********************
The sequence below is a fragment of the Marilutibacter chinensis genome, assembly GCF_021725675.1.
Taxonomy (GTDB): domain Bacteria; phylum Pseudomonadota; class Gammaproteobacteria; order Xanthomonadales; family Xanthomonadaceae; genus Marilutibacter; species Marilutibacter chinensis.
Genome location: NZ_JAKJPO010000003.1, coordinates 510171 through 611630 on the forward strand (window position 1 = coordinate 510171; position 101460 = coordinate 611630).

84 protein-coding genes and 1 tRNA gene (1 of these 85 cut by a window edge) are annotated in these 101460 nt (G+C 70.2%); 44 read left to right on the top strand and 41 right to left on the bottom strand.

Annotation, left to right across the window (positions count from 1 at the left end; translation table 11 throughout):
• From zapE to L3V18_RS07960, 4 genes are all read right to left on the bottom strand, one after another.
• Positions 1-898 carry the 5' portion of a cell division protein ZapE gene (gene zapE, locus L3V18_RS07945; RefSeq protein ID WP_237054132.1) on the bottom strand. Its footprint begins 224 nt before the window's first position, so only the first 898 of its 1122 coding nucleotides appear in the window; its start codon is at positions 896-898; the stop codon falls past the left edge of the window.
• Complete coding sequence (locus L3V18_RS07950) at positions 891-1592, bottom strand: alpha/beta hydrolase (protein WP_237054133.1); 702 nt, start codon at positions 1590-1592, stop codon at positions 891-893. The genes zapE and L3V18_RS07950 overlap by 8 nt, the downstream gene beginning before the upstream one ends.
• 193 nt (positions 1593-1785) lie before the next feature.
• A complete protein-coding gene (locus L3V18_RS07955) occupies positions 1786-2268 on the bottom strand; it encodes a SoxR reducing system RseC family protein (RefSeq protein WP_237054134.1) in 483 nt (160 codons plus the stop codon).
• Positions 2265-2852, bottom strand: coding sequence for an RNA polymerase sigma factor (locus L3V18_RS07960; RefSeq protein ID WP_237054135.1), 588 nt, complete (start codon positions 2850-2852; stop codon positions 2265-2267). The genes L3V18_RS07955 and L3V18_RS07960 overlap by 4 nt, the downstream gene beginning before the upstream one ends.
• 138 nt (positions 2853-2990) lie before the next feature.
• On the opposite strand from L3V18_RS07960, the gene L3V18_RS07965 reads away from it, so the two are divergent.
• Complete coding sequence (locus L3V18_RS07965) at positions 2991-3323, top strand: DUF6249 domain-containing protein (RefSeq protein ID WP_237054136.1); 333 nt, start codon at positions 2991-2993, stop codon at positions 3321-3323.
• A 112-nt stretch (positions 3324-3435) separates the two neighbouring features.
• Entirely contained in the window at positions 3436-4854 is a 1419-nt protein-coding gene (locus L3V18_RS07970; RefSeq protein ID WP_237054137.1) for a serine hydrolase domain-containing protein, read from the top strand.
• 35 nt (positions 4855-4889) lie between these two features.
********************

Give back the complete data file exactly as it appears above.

The sequence below is a fragment of the Marilutibacter chinensis genome, assembly GCF_021725675.1.
Taxonomy (GTDB): domain Bacteria; phylum Pseudomonadota; class Gammaproteobacteria; order Xanthomonadales; family Xanthomonadaceae; genus Marilutibacter; species Marilutibacter chinensis.
Genome location: NZ_JAKJPO010000003.1, coordinates 510171 through 611630 on the forward strand (window position 1 = coordinate 510171; position 101460 = coordinate 611630).

84 protein-coding genes and 1 tRNA gene (1 of these 85 cut by a window edge) are annotated in these 101460 nt (G+C 70.2%); 44 read left to right on the top strand and 41 right to left on the bottom strand.

Annotation, left to right across the window (positions count from 1 at the left end; translation table 11 throughout):
• From zapE to L3V18_RS07960, 4 genes are all read right to left on the bottom strand, one after another.
• Positions 1-898 carry the 5' portion of a cell division protein ZapE gene (gene zapE, locus L3V18_RS07945; RefSeq protein ID WP_237054132.1) on the bottom strand. Its footprint begins 224 nt before the window's first position, so only the first 898 of its 1122 coding nucleotides appear in the window; its start codon is at positions 896-898; the stop codon falls past the left edge of the window.
• Complete coding sequence (locus L3V18_RS07950) at positions 891-1592, bottom strand: alpha/beta hydrolase (protein WP_237054133.1); 702 nt, start codon at positions 1590-1592, stop codon at positions 891-893. The genes zapE and L3V18_RS07950 overlap by 8 nt, the downstream gene beginning before the upstream one ends.
• 193 nt (positions 1593-1785) lie before the next feature.
• A complete protein-coding gene (locus L3V18_RS07955) occupies positions 1786-2268 on the bottom strand; it encodes a SoxR reducing system RseC family protein (RefSeq protein WP_237054134.1) in 483 nt (160 codons plus the stop codon).
• Positions 2265-2852, bottom strand: coding sequence for an RNA polymerase sigma factor (locus L3V18_RS07960; RefSeq protein ID WP_237054135.1), 588 nt, complete (start codon positions 2850-2852; stop codon positions 2265-2267). The genes L3V18_RS07955 and L3V18_RS07960 overlap by 4 nt, the downstream gene beginning before the upstream one ends.
• 138 nt (positions 2853-2990) lie before the next feature.
• On the opposite strand from L3V18_RS07960, the gene L3V18_RS07965 reads away from it, so the two are divergent.
• Complete coding sequence (locus L3V18_RS07965) at positions 2991-3323, top strand: DUF6249 domain-containing protein (RefSeq protein ID WP_237054136.1); 333 nt, start codon at positions 2991-2993, stop codon at positions 3321-3323.
• A 112-nt stretch (positions 3324-3435) separates the two neighbouring features.
• Entirely contained in the window at positions 3436-4854 is a 1419-nt protein-coding gene (locus L3V18_RS07970; RefSeq protein ID WP_237054137.1) for a serine hydrolase domain-containing protein, read from the top strand.
• 35 nt (positions 4855-4889) lie between these two features.